Louise Hay creates a space for healing as the AIDS epidemic takes hold in "Another Hayride"; a 19-year-old nonbinary trans boy is caught between his family's expectations and his dreams of living life happily ever after in "To the Future, With Love."
Alabama Bound | Reel South
Available online & on the PBS app
In the months leading up to the Supreme Court decision on marriage equality, gay families in Alabama were busy fighting discriminatory state laws. The film chronicles the roller coaster ride for gay rights in the South and a resilient community that lives with both frustration and hope in a place where the line between church and state is often blurred.
Jack & Yaya | America ReFramed
Available online & on the PBS app through June 21
From a young age, Yaya and Jack saw each other as they truly were, a girl and a boy, even though most of the world didn’t see them that way. As they grew older, they supported each other as they both came out as transgender. Follow these two friends for a year and explore their unique, 30-year relationship.
Mama Gloria | AfroPoP: The Ultimate Cultural Exchange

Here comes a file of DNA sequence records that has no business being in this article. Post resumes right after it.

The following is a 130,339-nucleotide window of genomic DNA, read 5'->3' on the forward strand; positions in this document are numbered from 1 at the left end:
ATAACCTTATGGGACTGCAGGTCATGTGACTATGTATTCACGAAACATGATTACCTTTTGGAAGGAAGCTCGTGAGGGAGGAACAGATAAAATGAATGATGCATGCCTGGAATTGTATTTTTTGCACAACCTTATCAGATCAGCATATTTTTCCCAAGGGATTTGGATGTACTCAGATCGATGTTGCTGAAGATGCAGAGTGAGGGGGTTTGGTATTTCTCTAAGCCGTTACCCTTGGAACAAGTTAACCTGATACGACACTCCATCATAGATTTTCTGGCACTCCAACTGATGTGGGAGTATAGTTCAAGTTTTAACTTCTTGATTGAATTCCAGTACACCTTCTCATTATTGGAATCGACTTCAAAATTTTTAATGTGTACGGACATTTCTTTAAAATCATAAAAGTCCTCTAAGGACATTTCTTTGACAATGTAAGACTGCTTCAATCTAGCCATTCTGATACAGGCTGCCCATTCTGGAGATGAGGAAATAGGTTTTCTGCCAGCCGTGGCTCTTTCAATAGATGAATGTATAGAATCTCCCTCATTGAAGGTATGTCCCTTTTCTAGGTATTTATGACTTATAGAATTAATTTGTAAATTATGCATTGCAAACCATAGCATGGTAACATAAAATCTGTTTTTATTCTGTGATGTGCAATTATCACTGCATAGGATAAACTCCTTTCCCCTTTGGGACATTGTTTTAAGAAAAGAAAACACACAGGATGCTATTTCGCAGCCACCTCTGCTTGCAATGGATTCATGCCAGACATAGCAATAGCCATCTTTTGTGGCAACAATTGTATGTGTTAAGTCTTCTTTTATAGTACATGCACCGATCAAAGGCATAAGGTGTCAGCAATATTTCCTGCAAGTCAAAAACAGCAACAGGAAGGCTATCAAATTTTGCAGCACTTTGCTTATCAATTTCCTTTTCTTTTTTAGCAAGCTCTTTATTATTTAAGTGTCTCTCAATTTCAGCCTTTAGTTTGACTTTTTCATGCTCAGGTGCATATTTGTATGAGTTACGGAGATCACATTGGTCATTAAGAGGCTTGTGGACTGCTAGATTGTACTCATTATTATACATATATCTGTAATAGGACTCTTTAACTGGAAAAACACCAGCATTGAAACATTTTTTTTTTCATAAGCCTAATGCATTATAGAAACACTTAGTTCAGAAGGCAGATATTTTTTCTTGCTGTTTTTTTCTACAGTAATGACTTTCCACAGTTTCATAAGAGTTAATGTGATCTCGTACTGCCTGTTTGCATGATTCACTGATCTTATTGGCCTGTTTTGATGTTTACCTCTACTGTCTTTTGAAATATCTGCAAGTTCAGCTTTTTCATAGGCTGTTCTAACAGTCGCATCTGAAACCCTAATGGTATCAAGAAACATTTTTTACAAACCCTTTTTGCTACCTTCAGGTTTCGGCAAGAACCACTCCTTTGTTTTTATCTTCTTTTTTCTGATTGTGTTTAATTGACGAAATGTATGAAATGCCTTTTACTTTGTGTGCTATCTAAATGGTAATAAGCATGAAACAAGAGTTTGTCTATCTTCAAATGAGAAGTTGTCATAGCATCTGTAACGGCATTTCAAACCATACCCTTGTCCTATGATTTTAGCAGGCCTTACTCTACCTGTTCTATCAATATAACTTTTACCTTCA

Get to know Gloria Allen, a 75-year-old Black trailblazing transgender activist who started a charm school for homeless trans youth and is now aging with joy and grace. It is the story of a mother’s love – the love that Gloria’s mother had for her and the love that Gloria has for her chosen children.
First Impressions | Stories from the Stage
Sometimes our first impressions are dead on. But snap judgments aren't always the best ones. As a teen, Sage stumbles on a boy in a chat room and travels to meet him; Dallas, a psychiatric nurse, faces her fear in an encounter with a neo-Nazi patient; and Kevin finds love by coincidence and a twist of fate. Hosted by Theresa Okokon.
In Living Memory | Asian American Stories of Resilience & Beyond
Available online, on YouTube & on the PBS app
Focusing on the closure of their mother’s nail salon at the onset of the COVID-19 pandemic, a queer filmmaker works to articulate the legacy of the salon for their refugee family.
OTHER FILMS THIS MONTH
First Vote | America ReFramed
June 2 on TV, online & on the PBS app through June 17 | Available on PBS Passport
With unparalleled access to a diverse cross section of politically engaged Chinese Americans, this film offers a character-driven verité look at Chinese American electoral organizing in North Carolina and Ohio. The film weaves their stories from the presidential election of 2016 to the 2018 midterms and explores the intersections between immigration, voting rights and racial justice.
NEW The Lookout | Asian American Stories of Resilience and Beyond
As a young refugee, Chanthon Bun joined a gang; he was convicted of second-degree robbery at 19 and lost legal protection to live in the U.S. After two decades in prison, Bun was released but not into the custody of ICE by a strange twist of luck. But he knows he must tread carefully as he attempts to legally reintegrate – if ICE were to locate him, he would be detained and slated for deportation.